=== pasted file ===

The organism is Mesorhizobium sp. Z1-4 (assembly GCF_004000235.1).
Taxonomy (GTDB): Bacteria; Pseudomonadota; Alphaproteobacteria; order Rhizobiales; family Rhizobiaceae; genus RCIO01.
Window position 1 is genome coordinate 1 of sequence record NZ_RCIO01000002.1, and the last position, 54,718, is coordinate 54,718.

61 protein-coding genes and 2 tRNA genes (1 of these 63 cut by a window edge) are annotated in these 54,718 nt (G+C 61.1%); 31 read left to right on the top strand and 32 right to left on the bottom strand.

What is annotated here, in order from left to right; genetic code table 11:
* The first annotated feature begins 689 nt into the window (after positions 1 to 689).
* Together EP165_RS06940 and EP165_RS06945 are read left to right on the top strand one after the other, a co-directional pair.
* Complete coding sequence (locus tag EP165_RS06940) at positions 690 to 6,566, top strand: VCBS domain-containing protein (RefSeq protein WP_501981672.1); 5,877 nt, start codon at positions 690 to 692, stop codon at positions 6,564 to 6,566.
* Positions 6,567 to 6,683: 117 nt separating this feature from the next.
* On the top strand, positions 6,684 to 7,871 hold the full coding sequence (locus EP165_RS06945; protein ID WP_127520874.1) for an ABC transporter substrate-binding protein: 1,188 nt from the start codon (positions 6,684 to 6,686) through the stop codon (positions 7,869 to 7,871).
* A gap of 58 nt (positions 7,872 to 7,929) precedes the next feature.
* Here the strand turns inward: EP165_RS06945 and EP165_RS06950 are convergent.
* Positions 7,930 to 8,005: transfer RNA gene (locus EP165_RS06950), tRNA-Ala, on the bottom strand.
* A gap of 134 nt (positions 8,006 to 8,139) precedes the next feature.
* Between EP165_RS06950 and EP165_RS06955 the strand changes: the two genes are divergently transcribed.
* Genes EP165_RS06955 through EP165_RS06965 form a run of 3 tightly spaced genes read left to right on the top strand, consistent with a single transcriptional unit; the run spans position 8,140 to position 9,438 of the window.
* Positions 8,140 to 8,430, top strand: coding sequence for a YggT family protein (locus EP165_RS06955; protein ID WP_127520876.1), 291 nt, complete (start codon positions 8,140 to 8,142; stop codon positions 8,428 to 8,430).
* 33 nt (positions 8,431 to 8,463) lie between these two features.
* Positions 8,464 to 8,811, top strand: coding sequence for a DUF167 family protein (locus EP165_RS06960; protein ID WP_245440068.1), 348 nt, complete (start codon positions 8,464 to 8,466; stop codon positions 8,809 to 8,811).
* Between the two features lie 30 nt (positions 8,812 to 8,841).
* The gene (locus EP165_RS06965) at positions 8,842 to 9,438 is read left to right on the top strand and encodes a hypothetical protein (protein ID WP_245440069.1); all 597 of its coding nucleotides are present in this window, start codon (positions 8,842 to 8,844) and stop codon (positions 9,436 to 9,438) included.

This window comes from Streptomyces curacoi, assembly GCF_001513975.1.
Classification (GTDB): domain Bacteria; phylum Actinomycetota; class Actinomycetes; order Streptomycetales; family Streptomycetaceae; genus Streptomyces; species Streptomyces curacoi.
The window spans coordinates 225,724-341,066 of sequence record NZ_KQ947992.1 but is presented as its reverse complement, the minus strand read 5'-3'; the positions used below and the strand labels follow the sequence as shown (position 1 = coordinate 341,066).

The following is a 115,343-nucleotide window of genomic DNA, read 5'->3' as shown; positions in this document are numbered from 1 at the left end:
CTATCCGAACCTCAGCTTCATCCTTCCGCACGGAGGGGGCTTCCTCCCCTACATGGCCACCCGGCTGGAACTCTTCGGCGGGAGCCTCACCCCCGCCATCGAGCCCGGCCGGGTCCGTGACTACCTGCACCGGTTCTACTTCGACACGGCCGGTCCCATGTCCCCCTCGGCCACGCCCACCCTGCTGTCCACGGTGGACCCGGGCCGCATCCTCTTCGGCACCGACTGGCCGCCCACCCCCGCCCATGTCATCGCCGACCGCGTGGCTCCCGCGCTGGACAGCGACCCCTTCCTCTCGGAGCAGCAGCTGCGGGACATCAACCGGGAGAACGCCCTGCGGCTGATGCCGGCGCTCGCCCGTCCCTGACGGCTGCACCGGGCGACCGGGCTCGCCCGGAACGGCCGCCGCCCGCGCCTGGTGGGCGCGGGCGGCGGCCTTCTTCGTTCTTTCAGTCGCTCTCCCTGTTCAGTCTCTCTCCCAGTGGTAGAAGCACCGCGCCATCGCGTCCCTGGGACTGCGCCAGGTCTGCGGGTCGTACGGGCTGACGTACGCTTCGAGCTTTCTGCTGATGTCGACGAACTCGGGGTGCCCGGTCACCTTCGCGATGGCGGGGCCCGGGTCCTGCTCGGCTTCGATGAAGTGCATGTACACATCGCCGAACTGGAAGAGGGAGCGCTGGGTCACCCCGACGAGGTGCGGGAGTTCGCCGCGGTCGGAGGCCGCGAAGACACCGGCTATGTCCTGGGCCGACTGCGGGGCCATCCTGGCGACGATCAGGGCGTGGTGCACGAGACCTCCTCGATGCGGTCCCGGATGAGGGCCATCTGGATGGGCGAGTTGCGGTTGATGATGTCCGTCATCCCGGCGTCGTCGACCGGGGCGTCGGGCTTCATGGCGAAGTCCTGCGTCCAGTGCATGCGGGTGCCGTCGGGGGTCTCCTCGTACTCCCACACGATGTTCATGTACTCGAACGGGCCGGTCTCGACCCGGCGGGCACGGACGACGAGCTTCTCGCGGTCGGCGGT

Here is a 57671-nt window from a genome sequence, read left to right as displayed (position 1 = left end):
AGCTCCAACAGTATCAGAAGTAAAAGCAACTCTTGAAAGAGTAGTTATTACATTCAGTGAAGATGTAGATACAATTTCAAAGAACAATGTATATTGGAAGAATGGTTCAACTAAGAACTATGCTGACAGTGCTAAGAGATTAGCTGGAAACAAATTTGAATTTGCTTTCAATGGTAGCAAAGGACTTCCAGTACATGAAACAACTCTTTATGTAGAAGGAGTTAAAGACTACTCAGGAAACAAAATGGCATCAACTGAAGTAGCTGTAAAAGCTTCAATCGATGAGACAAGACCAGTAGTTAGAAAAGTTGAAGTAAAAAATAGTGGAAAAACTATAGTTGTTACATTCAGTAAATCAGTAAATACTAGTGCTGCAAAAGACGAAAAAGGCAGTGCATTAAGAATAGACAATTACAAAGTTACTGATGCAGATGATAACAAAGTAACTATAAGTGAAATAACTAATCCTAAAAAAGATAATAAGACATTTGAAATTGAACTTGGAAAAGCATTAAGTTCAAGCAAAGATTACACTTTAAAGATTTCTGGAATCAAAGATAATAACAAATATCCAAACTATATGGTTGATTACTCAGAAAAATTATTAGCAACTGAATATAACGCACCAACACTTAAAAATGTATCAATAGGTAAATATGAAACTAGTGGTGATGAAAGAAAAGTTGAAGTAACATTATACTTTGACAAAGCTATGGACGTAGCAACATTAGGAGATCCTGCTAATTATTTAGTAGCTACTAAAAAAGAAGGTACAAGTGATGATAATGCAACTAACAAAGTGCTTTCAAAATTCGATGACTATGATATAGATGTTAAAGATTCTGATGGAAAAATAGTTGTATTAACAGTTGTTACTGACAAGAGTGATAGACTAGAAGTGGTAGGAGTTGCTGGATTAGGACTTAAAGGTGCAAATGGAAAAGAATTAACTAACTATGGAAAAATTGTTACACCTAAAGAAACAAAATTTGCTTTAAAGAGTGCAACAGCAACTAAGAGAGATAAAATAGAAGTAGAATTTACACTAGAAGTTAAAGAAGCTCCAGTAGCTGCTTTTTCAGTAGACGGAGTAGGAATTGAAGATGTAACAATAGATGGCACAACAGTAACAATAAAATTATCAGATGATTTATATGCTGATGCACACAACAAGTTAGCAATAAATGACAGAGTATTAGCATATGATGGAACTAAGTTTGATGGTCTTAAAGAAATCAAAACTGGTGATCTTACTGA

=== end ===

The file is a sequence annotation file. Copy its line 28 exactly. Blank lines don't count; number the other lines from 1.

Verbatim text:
AGCTCCAACAGTATCAGAAGTAAAAGCAACTCTTGAAAGAGTAGTTATTACATTCAGTGAAGATGTAGATACAATTTCAAAGAACAATGTATATTGGAAGAATGGTTCAACTAAGAACTATGCTGACAGTGCTAAGAGATTAGCTGGAAACAAATTTGAATTTGCTTTCAATGGTAGCAAAGGACTTCCAGTACATGAAACAACTCTTTATGTAGAAGGAGTTAAAGACTACTCAGGAAACAAAATGGCATCAACTGAAGTAGCTGTAAAAGCTTCAATCGATGAGACAAGACCAGTAGTTAGAAAAGTTGAAGTAAAAAATAGTGGAAAAACTATAGTTGTTACATTCAGTAAATCAGTAAATACTAGTGCTGCAAAAGACGAAAAAGGCAGTGCATTAAGAATAGACAATTACAAAGTTACTGATGCAGATGATAACAAAGTAACTATAAGTGAAATAACTAATCCTAAAAAAGATAATAAGACATTTGAAATTGAACTTGGAAAAGCATTAAGTTCAAGCAAAGATTACACTTTAAAGATTTCTGGAATCAAAGATAATAACAAATATCCAAACTATATGGTTGATTACTCAGAAAAATTATTAGCAACTGAATATAACGCACCAACACTTAAAAATGTATCAATAGGTAAATATGAAACTAGTGGTGATGAAAGAAAAGTTGAAGTAACATTATACTTTGACAAAGCTATGGACGTAGCAACATTAGGAGATCCTGCTAATTATTTAGTAGCTACTAAAAAAGAAGGTACAAGTGATGATAATGCAACTAACAAAGTGCTTTCAAAATTCGATGACTATGATATAGATGTTAAAGATTCTGATGGAAAAATAGTTGTATTAACAGTTGTTACTGACAAGAGTGATAGACTAGAAGTGGTAGGAGTTGCTGGATTAGGACTTAAAGGTGCAAATGGAAAAGAATTAACTAACTATGGAAAAATTGTTACACCTAAAGAAACAAAATTTGCTTTAAAGAGTGCAACAGCAACTAAGAGAGATAAAATAGAAGTAGAATTTACACTAGAAGTTAAAGAAGCTCCAGTAGCTGCTTTTTCAGTAGACGGAGTAGGAATTGAAGATGTAACAATAGATGGCACAACAGTAACAATAAAATTATCAGATGATTTATATGCTGATGCACACAACAAGTTAGCAATAAATGACAGAGTATTAGCATATGATGGAACTAAGTTTGATGGTCTTAAAGAAATCAAAACTGGTGATCTTACTGA